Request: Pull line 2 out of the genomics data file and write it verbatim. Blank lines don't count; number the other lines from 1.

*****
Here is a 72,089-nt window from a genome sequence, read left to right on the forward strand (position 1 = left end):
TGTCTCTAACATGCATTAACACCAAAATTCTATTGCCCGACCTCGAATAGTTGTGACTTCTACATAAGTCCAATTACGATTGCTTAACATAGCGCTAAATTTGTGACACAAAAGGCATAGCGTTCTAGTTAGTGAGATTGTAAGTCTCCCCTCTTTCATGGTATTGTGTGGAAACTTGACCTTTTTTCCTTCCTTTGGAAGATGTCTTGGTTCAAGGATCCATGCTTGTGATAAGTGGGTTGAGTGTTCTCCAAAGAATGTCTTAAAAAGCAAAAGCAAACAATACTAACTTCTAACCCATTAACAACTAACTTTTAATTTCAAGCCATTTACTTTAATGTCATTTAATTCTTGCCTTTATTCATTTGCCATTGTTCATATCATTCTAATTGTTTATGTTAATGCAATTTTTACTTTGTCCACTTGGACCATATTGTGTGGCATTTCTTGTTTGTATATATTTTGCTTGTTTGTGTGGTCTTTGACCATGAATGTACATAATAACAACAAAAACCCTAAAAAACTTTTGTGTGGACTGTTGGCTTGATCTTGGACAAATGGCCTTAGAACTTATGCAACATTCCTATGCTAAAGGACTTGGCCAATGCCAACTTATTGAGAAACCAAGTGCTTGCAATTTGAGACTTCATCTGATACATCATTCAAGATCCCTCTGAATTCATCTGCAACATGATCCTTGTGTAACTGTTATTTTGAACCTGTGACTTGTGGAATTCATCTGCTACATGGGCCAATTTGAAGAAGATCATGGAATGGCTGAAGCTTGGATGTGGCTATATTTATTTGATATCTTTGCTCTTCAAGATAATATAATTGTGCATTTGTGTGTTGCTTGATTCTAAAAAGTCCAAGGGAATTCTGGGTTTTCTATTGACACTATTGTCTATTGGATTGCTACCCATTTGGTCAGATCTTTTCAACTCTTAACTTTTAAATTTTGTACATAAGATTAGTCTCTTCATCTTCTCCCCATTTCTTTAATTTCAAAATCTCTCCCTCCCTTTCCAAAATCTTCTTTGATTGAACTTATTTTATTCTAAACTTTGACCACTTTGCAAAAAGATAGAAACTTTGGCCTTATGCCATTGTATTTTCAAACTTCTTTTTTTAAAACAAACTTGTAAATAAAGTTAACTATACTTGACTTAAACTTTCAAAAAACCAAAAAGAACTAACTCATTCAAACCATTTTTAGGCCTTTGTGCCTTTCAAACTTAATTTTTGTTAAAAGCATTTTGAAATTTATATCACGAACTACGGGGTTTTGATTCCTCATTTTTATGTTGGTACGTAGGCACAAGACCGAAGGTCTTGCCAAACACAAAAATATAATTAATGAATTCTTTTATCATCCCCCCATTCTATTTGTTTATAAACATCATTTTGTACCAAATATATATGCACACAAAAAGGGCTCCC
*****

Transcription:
TGTCTCTAACATGCATTAACACCAAAATTCTATTGCCCGACCTCGAATAGTTGTGACTTCTACATAAGTCCAATTACGATTGCTTAACATAGCGCTAAATTTGTGACACAAAAGGCATAGCGTTCTAGTTAGTGAGATTGTAAGTCTCCCCTCTTTCATGGTATTGTGTGGAAACTTGACCTTTTTTCCTTCCTTTGGAAGATGTCTTGGTTCAAGGATCCATGCTTGTGATAAGTGGGTTGAGTGTTCTCCAAAGAATGTCTTAAAAAGCAAAAGCAAACAATACTAACTTCTAACCCATTAACAACTAACTTTTAATTTCAAGCCATTTACTTTAATGTCATTTAATTCTTGCCTTTATTCATTTGCCATTGTTCATATCATTCTAATTGTTTATGTTAATGCAATTTTTACTTTGTCCACTTGGACCATATTGTGTGGCATTTCTTGTTTGTATATATTTTGCTTGTTTGTGTGGTCTTTGACCATGAATGTACATAATAACAACAAAAACCCTAAAAAACTTTTGTGTGGACTGTTGGCTTGATCTTGGACAAATGGCCTTAGAACTTATGCAACATTCCTATGCTAAAGGACTTGGCCAATGCCAACTTATTGAGAAACCAAGTGCTTGCAATTTGAGACTTCATCTGATACATCATTCAAGATCCCTCTGAATTCATCTGCAACATGATCCTTGTGTAACTGTTATTTTGAACCTGTGACTTGTGGAATTCATCTGCTACATGGGCCAATTTGAAGAAGATCATGGAATGGCTGAAGCTTGGATGTGGCTATATTTATTTGATATCTTTGCTCTTCAAGATAATATAATTGTGCATTTGTGTGTTGCTTGATTCTAAAAAGTCCAAGGGAATTCTGGGTTTTCTATTGACACTATTGTCTATTGGATTGCTACCCATTTGGTCAGATCTTTTCAACTCTTAACTTTTAAATTTTGTACATAAGATTAGTCTCTTCATCTTCTCCCCATTTCTTTAATTTCAAAATCTCTCCCTCCCTTTCCAAAATCTTCTTTGATTGAACTTATTTTATTCTAAACTTTGACCACTTTGCAAAAAGATAGAAACTTTGGCCTTATGCCATTGTATTTTCAAACTTCTTTTTTTAAAACAAACTTGTAAATAAAGTTAACTATACTTGACTTAAACTTTCAAAAAACCAAAAAGAACTAACTCATTCAAACCATTTTTAGGCCTTTGTGCCTTTCAAACTTAATTTTTGTTAAAAGCATTTTGAAATTTATATCACGAACTACGGGGTTTTGATTCCTCATTTTTATGTTGGTACGTAGGCACAAGACCGAAGGTCTTGCCAAACACAAAAATATAATTAATGAATTCTTTTATCATCCCCCCATTCTATTTGTTTATAAACATCATTTTGTACCAAATATATATGCACACAAAAAGGGCTCCC